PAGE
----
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Cultural Capital

Splendor and Destruction on the Gowanus

A floating barge on the Gowanus becomes the unlikely but inevitable site for a musical meditation on climate change and what comes after.

(Scott Heins)

On a recent Saturday, right after the sun set and dusk descended upon New York, a quartet called Unheard-of//Ensemble took the stage—the stage being a floating dock in the middle of the Gowanus Canal. The best seat in the house is on a canoe courtesy of the Gowanus Dredgers, bobbing next to the musicians as they strike their first pensive notes.

If a Superfund site seems like a surprising, and somewhat pungent, location for a contemporary classical music concert, that’s because it is. But for "Fire Ecologies," the evening’s centerpiece, it makes sense. The piece, which made its full New York premiere on that steamy July night, is written by Chrisopher Stark. It blends recorded nature sounds with violin, cello, keyboard, and clarinet to meditate on the effects of climate change across America. Accompanying the music is a film by Zlatko Ćosić that shows Earth’s splendor and the places where that splendor has been destroyed. In the Gowanus—which is currently being dredged in an attempt to turn the Superfund site into a Venice-like condo village—that splendor and destruction and the awful problem of what comes after is a tear through nature ripe for musical meditation.

(Scott Heins)

“Fire Ecologies” is another in a long lineage of works that make use of nature, from the climate-oriented music of John Luther Adams to works like Ellen Reid’s Central Park "Soundwalk" to ambient music that incorporates bird calls and cicada hums. Works like these often get us to listen closer, to notice more about our surroundings. “Fire Ecologies” does the same, letting the sounds and smells of the Gowanus Canal become part of the performance. Bridging art with nature is also a big part of the Dredgers’s work, who often brings art to the Gowanus Canal to get people to learn a little more about it (and maybe care more about it, too).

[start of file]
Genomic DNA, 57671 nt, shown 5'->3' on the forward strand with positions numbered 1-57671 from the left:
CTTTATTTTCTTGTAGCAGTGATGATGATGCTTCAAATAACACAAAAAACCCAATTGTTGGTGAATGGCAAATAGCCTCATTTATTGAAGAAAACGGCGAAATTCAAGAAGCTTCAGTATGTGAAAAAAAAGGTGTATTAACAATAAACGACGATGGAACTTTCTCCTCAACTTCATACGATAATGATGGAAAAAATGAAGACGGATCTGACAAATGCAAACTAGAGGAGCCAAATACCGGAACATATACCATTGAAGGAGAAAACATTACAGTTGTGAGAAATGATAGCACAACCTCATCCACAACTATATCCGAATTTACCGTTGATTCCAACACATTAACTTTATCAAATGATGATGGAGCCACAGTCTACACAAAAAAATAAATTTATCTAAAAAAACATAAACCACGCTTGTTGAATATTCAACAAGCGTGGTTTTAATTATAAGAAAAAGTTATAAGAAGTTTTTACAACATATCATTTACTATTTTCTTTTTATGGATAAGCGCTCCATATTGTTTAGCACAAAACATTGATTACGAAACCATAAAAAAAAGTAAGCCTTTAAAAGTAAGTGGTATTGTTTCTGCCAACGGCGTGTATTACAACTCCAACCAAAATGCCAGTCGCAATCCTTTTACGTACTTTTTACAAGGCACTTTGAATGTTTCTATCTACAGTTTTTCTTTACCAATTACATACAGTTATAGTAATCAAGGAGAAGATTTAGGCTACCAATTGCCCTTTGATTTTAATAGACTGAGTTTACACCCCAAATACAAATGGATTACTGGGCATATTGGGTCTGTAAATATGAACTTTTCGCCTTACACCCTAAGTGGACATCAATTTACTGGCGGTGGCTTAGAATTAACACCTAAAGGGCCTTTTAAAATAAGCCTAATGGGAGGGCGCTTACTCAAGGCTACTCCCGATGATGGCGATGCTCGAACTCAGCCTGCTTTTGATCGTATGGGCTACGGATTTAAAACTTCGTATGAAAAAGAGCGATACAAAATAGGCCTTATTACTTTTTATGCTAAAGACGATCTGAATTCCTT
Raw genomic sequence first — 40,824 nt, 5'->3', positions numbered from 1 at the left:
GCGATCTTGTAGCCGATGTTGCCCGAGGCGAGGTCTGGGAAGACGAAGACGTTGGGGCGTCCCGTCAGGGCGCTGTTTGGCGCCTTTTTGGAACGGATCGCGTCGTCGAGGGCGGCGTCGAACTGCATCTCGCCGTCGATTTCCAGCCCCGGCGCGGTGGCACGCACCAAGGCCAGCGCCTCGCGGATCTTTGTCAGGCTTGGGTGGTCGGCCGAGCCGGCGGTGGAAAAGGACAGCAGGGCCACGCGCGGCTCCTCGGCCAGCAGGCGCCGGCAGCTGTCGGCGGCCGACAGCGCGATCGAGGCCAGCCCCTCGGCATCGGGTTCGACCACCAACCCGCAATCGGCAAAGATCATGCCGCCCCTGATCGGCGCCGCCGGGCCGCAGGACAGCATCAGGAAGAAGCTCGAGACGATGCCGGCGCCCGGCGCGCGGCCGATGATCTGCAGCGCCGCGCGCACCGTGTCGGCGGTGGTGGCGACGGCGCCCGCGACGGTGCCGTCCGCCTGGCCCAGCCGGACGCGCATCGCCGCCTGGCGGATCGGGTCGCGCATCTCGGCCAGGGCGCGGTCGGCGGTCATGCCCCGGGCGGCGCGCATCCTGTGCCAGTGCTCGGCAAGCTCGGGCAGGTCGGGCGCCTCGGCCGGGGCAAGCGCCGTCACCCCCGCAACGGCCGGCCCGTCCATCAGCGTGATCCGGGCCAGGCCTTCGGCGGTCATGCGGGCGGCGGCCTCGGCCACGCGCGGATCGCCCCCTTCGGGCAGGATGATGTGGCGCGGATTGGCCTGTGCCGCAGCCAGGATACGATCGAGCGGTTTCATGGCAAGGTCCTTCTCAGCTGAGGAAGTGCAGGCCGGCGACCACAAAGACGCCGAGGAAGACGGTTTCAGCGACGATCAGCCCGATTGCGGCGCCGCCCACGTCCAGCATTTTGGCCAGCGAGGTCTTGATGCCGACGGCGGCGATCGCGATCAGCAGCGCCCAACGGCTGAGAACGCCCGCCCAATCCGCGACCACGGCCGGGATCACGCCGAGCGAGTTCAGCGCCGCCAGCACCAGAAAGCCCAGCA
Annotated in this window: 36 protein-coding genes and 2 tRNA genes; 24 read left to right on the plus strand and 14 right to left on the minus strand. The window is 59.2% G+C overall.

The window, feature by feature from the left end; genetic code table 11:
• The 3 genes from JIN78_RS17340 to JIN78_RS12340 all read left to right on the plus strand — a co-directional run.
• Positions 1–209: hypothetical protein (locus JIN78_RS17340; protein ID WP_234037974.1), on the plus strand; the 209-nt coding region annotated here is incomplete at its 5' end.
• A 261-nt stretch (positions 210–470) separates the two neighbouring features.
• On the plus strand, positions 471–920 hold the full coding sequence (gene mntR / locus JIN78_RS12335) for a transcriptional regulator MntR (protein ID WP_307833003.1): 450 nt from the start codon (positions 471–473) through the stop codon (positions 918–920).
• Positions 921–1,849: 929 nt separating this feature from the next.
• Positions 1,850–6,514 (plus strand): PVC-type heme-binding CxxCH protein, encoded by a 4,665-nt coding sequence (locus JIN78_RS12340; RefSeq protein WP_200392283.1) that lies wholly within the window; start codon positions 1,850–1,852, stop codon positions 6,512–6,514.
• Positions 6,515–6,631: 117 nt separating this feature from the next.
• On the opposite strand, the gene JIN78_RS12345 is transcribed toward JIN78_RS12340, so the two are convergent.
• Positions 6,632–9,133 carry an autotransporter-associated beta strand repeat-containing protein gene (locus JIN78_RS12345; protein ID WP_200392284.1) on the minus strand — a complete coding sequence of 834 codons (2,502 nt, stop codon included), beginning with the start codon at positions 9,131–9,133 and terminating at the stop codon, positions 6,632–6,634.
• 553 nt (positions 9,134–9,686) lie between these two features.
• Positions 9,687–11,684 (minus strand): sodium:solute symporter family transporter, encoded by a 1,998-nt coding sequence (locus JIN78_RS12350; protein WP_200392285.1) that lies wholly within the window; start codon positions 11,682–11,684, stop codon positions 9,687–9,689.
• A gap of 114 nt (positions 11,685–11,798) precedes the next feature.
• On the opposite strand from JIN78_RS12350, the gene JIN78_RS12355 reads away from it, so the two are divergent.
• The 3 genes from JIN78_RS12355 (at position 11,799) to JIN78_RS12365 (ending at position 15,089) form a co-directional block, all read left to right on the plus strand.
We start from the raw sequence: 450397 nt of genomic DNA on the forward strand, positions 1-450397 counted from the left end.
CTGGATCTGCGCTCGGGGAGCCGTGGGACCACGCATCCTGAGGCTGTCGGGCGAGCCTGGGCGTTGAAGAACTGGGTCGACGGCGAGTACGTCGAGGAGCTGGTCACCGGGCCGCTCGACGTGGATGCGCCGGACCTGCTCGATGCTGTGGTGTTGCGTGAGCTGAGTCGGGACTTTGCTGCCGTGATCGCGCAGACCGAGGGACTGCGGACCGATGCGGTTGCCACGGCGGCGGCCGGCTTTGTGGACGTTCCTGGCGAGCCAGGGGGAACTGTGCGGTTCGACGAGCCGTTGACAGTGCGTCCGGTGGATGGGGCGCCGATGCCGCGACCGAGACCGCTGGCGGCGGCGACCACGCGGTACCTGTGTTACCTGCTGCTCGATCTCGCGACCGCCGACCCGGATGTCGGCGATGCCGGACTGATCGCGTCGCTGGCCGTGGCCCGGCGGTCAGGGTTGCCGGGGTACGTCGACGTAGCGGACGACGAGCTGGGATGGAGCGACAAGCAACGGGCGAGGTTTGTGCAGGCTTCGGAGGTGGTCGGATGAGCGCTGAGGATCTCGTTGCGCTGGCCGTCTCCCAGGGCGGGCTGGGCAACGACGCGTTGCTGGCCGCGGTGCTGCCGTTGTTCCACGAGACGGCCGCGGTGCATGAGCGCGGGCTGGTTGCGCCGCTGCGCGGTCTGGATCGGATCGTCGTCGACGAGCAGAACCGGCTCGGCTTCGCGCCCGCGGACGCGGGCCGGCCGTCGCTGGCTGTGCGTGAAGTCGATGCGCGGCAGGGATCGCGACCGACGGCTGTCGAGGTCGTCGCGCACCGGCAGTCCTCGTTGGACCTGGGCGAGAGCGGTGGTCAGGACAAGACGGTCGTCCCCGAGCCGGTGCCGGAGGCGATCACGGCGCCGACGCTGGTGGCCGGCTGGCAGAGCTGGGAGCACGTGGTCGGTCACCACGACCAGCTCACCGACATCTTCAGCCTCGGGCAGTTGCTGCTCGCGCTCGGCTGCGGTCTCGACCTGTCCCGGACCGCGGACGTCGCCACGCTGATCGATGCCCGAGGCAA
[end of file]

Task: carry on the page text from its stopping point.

(Scott Heins)

As we sat in canoes in the middle of the canal, cars and factories bustled along on one side of us; on the other, open water and sky stretched for miles—the wide-open possibility of New York Harbor. The contrasts in the scenery mimic those in the music, which teeters between moments of grating dissonance; frantic rhythms; and lush, heart-wrenching melodies. The film, too, deals in contrasts, often morphing images of landscapes razed by fires into images of flowing rivers. 

(Scott Heins)

Everything became music—even passing garbage trucks. During the piece’s climactic point, cellist Iva Casian-Lakoš takes the spotlight, performing a poignant solo that seems to be suspended in time. It’s a nod to Olivier Messiaen’s “Quartet for the End of Time,” a piece the French composer wrote while a prisoner of war during World War II that also features a piercing, mournful cello solo. Here, cello bursts with melancholy and hope, playing a somber, pleading tune as a deer pops on screen and peers longingly into the camera. I’ll admit—it’s a little cheesy, but in that moment, as I felt the gentle bobs of the canoe and watched the city lights flicker, it worked; I was in the highway median, nature completely surrounded by industry, but still breaking through. Projects like these may not reverse the course of climate change, but they do have the power to help us look deeper into places we may overlook.

As Corinne Brenner, one of the volunteers with the Dredgers told me, “You have to get people interested in a place in order to make them care about it.”

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